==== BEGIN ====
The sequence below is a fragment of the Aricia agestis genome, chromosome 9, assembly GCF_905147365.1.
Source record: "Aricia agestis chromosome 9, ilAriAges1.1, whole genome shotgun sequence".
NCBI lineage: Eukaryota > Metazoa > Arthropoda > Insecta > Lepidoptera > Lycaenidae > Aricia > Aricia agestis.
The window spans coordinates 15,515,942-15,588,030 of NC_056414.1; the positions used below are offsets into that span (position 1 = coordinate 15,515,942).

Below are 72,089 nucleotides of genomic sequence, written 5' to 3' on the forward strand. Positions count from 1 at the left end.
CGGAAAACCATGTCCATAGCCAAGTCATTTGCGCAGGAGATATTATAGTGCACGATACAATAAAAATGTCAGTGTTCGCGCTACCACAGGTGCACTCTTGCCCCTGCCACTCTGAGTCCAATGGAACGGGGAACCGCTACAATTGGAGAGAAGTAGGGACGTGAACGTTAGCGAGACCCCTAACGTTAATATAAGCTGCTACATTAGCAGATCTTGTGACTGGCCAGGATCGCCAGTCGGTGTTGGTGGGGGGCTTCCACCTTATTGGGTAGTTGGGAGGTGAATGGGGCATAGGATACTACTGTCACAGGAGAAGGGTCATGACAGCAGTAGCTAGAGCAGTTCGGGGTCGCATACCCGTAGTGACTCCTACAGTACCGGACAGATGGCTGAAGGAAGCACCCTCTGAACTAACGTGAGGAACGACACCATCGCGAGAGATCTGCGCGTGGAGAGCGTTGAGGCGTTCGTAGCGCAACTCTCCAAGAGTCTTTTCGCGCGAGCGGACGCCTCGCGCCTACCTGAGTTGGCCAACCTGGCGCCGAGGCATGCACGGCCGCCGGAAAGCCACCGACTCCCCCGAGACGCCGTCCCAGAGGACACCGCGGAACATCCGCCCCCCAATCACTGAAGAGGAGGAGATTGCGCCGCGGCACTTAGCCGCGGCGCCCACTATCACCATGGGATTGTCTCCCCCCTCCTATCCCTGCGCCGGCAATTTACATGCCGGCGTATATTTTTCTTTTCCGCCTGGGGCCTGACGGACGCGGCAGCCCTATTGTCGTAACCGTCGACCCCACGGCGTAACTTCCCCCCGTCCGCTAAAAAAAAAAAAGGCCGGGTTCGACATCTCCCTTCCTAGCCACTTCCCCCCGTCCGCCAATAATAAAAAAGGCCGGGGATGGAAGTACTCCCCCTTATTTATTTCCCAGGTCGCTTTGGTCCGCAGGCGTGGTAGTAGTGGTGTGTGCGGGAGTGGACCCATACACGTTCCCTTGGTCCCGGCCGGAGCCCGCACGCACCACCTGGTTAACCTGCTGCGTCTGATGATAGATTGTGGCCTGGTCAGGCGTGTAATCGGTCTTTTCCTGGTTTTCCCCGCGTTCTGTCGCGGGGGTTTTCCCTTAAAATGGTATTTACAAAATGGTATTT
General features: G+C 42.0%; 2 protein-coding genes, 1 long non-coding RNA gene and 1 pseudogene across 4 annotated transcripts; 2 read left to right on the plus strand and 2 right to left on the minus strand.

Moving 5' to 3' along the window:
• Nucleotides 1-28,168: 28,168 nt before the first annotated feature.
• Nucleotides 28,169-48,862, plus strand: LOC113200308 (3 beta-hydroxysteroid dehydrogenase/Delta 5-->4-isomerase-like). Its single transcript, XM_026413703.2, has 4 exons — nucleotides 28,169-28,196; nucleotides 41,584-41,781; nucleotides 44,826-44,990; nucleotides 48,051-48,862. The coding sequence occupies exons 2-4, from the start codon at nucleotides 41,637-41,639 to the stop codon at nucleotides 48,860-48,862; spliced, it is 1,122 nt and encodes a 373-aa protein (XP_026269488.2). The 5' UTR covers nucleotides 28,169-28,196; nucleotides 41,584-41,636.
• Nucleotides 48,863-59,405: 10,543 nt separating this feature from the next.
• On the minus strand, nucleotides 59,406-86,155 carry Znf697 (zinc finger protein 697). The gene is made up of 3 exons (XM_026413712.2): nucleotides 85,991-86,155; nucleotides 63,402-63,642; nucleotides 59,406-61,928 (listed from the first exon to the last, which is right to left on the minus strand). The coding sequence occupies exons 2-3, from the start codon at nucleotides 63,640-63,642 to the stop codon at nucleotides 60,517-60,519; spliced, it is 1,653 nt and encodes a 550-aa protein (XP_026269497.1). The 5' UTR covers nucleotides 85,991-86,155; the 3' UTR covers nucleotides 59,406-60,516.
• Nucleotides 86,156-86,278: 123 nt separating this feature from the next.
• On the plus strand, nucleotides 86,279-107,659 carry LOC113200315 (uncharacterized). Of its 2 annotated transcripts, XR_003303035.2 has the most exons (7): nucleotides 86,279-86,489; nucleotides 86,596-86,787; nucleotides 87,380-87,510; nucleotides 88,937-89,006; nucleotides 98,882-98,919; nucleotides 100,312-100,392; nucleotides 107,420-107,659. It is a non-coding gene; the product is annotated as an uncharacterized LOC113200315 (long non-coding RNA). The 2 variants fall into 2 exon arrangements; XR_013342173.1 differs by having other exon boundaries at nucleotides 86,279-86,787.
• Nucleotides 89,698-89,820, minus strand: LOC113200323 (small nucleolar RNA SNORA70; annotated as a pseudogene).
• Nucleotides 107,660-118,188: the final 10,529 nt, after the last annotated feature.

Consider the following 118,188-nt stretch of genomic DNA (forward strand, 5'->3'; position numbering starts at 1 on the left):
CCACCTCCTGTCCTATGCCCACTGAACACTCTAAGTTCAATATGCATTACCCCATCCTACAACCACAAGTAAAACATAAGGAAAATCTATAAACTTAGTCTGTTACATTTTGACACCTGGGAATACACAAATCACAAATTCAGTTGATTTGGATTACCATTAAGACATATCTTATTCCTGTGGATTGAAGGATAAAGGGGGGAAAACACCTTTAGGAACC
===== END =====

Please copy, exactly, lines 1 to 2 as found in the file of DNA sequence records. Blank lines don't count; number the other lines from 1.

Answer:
The sequence below is a fragment of the Aricia agestis genome, chromosome 9, assembly GCF_905147365.1.
Source record: "Aricia agestis chromosome 9, ilAriAges1.1, whole genome shotgun sequence".